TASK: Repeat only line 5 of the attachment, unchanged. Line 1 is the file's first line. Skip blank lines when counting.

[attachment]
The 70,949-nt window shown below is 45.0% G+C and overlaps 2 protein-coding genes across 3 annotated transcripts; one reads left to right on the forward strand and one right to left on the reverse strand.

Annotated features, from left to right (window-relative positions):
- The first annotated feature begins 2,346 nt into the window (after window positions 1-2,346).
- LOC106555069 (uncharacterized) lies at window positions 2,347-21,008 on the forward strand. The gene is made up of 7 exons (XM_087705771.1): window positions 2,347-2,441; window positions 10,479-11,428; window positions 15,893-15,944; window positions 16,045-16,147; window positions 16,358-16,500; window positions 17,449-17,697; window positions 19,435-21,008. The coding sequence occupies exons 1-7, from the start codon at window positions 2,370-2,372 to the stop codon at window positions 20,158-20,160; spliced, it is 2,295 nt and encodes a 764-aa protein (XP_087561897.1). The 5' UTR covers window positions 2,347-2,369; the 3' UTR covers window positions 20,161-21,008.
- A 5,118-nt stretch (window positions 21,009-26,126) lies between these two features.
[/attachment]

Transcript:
- A 5,118-nt stretch (window positions 21,009-26,126) lies between these two features.